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As someone who leans libertarian myself, I understand where you're coming from.



I'm not calling for the goverment to bring the heavy hand of the state in here and Make Things The Way They Ought To Be. In fact, in a lot of these cases government rather than business can be the problem.



The point is not that people can't make good decisions and so we need to do it for them. The thing is, some very smart people spend a lot of time figuring out how to manipulate people in very, very, powerful ways and use the full power of the scientific method to optimize, optimize, optimize.



I'm going to use an example to drive my point home:



Let's just try to sell some more corn. I'm a farmer in Iowa, and I want to grow some more corn and sell some more corn. What could possible go wrong?



On the surface it seems like nothing. It's just corn! But the underside of it is very dangerous. The Iowa Farm lobby has completely co-opted the USDA, the agency that's supposed to regulate agriculture, to find out ways to sell us more corn that we need. Furthermore, well-meaning scientists have spent decades tinkering with corn to make more of it, and with a higher sugar potency. This leads to having a super-abundance of ultra-sweet corn that we don't need. This causes the following very real problems:



1) Soil erosion and topsoil depletion from over-farming corn

2) Force-feeding cattle artificially cheap corn

3) Over-production of artificially cheap meat because we have artificially cheap corn

4) Over-production of sweets because we have artificially cheap corn

5) Over-production of fast foods, etc,



Even as much as people like this stuff, we STILL have way more than the market would naturally consume. So we turn to advertising and grocery store optimizations to force this on even more people.



This all sounds innocent on one level.



On the other level, it leads to rampant ecological and economic damage, massive depletion of natural resources, complete undermining of 3rd-world agricultural markets thus keeping them mired in poverty, rocketing health care costs, obesity, and countless deaths.



All from something as stupid and seemingly innocuous as applying the full weight of scientific optimization to growing something as dumb and "harmless" as corn.



Look at those innocent Iowa farmers! They're not bad people! And of course they're not. It's just - collectively, what they're doing is having very bad results, and in the boardrooms of big AgriBusiness, there are some Very Smart People who Know Exactly What They Are Doing.



When these massive market distortions are in play because the people making the products know how our brains work and Know What They Are Doing, it is very, very hard for the average individual to fight back. Hell, it's hard for educated, self-aware individuals to fight back.



I'm not saying freemium games are as evil as the Iowa corn lobby (though I AM saying the Iowa corn lobby is evil). I'm saying that putting money first and then optimizing willy-nilly leads to massive, unintended disasters.



I really relate to the idea that adults should and can make decisions for themselves, and I'm NOT calling for blanket, censurious regulation. There's been talk of the specter of government regulation - but honestly? If Zynga and co. get big enough and start lobbying, I'm sure they'll do their best to dial DOWN regulations on this sort of thing, just like other big business have done. There's already tax breaks left and right being doled out to game companies. As much as I like free money, I oppose subsidies like this on principle.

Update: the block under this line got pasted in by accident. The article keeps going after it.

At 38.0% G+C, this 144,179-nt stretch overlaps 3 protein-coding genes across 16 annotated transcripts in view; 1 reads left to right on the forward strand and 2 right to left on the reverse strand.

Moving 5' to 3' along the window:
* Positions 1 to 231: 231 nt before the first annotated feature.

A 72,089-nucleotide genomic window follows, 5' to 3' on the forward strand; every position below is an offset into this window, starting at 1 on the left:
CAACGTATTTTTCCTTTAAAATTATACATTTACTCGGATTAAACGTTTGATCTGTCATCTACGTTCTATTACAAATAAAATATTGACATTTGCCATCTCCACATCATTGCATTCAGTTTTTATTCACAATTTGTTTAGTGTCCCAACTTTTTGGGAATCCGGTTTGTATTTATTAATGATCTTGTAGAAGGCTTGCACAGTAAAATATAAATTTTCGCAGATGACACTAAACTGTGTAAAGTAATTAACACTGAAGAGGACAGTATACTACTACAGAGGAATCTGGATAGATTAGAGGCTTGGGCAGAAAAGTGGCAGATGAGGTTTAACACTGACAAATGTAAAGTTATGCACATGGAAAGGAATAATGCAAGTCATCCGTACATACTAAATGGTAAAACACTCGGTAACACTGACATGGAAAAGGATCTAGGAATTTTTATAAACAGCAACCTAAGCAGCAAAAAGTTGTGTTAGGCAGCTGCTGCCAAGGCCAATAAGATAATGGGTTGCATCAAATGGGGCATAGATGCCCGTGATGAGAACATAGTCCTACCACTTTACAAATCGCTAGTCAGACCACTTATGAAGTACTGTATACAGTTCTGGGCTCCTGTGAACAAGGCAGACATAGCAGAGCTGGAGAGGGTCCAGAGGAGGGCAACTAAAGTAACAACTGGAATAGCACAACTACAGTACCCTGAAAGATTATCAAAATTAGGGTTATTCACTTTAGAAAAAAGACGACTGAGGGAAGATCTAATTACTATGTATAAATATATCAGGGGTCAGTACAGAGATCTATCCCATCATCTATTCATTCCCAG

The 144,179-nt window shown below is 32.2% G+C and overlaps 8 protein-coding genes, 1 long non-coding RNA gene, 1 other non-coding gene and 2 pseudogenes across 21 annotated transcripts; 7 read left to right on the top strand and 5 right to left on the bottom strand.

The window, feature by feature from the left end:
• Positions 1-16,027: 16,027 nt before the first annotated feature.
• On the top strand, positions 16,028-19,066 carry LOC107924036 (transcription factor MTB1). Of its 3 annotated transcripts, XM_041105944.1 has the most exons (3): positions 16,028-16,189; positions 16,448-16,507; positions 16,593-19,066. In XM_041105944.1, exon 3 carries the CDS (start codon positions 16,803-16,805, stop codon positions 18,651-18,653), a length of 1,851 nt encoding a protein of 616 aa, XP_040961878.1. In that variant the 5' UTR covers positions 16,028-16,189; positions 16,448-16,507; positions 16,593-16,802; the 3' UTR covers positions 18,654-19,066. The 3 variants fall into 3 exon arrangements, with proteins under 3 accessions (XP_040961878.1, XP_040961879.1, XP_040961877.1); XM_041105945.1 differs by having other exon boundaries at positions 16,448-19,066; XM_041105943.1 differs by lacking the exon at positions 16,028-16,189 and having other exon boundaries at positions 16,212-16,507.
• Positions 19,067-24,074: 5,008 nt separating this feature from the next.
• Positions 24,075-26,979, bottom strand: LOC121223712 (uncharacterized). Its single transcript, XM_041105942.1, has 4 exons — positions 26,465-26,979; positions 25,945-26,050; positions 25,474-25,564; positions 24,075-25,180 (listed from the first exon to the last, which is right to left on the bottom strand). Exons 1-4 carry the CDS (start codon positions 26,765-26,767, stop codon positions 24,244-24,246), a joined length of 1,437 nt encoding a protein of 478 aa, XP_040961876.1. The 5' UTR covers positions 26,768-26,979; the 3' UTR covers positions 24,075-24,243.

Sorry if any of this comes across as hyperbole. It's just - when you optimizing for one thing, and that one thing is money, it's really, REALLY easy to start doing a lot of real damage, even if you think you're working with something harmless.

Jesse Tucker
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Hey Adam, great article! This seems like an excellent first step in compiling a guide for how to not take advantage of the people playing your game. I've personally worked on a few games that incorporate random drops, and would like to share my thoughts.



A random drop system is a great way to deliver a limited quantity of items drawn from a huge pool. It also feels really good to find a cool item. However, if you ration items out too slowly, it turns into a grind fest and you end up wasting the player's time considerably. This drip-feeding of items can be used to artificially extend content, much like if you tripled the distance between all points of interest in an open world game. While lowering the drop rate makes the game less fun, there's a fairly large sweet spot if you raise the drop rate to the point where you allow the player to have a choice between a few good/awesome items per item slot.



I only see a random drop system as a "predatory" system if the player is forced to invest so much time acquiring good drops that it effectively puts other aspects of the game on hold. (i.e. fighting the same monsters in the same level over and over again, doing chore-like "daily" quests, boss farming, etc.)

Adam Saltsman
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hey jesse! for sure - when i use the term "random drop" i mean it semi-specifically to mean the kind of gameplay system where you have to murder 100 things in the hopes that maybe one of those times you'll get a good reward, which goes into a skinner box loop of encouragement that is a documented form of manipulation and serotonin or dopamine hijacking... that stuff is definitely predatory.